The resignation of the coach Graham Reid is not positive news for Hockey India. During the coming months, it is not going to be a walk in the rose garden for the Indian team. As just in case, if they don’t win the Asian Games gold medal, their chances to qualify for the 2024 Paris Olympic Games, will be in jeopardy, and in a way extremely hard. As India will be performing under pressure, and India is not known as a team, where they can perform in the peak performance zone under pressure, in a must-win situation. We can imagine the 2012 Chile Olympic qualifier, where India failed to win the series against Great Britain. Thus, the doors for the Olympic Games were closed for the first time. In both the scenarios mentioned above, India will be competing with the extra burden of a mountainous load of pressure, much more than the recently concluded World Cup. In this situation, giving the team to a new coach is absolutely not a wise step, and that too when he was giving excellent performance. He is absolutely not culpable for the desired performance of team India in the World Cup. Our boys gave their best performance, and what they were capable of. We are – our true present form – of what we played in recent tournaments. We are a 5th or 6th-ranked team. If the Hockey India think tank is thinking of changing the coach, with the given talent of the present squad the team will finish on the podium, I think that’s mere daydreaming. Not only this, but if we watch closely the talent, body shapes, fitness, and basic skills of the elite four teams, sorry to say that we are falling quite short. Having said this, no doubt there are some athletes, who are demonstrating world-class hockey. But the overall package, even the next junior pool who are on the doorsteps of the senior team, is of the same level as the previous lot. The desire or aim of Hockey India, to become a reckoning force in the hockey world with the present talent, seems quite far. This cycle of players is about to exhaust and unfortunately even the next cycle not looking promising either. So, it seems that we have to wait for a while to see the glorious Indian hockey, days again.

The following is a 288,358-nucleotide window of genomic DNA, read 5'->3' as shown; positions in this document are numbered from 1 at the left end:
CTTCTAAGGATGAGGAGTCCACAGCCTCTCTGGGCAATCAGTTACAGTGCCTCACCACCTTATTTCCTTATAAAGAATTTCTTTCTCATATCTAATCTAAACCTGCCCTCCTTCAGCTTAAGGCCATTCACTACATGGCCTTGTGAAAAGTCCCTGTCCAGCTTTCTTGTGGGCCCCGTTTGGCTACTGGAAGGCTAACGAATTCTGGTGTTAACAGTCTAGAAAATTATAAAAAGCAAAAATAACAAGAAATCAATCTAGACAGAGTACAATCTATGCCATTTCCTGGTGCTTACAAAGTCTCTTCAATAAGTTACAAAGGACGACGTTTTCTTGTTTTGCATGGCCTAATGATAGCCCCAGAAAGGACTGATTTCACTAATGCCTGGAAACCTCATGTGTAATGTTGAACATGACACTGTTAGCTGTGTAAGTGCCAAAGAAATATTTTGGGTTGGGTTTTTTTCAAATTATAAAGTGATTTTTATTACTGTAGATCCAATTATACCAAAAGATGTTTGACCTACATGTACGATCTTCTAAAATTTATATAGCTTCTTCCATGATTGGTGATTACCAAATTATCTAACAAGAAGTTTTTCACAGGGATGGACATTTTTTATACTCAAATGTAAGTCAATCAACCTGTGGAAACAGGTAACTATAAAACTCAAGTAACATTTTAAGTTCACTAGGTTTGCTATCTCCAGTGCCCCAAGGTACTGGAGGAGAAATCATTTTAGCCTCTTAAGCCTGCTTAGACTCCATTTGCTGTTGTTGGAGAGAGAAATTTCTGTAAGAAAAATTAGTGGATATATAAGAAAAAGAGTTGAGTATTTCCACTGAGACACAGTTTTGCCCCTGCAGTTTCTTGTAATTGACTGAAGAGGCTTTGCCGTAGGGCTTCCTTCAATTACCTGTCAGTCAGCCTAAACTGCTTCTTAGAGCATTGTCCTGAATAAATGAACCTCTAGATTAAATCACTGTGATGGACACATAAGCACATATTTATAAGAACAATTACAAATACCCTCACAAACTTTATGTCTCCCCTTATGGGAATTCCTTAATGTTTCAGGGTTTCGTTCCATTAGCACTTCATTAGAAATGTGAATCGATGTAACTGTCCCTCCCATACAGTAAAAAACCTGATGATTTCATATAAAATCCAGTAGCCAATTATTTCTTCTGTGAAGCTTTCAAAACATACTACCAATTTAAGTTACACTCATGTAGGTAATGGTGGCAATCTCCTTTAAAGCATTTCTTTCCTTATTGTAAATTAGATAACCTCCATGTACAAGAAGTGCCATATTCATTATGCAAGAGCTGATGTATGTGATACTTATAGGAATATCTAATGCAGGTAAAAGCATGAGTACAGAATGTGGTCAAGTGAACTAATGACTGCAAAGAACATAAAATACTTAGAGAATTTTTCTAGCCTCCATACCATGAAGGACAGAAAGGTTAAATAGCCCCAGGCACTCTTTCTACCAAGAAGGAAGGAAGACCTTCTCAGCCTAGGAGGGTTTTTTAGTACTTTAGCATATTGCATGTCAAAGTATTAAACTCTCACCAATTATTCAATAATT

Hockey India’s gift to the world hockey (FIH)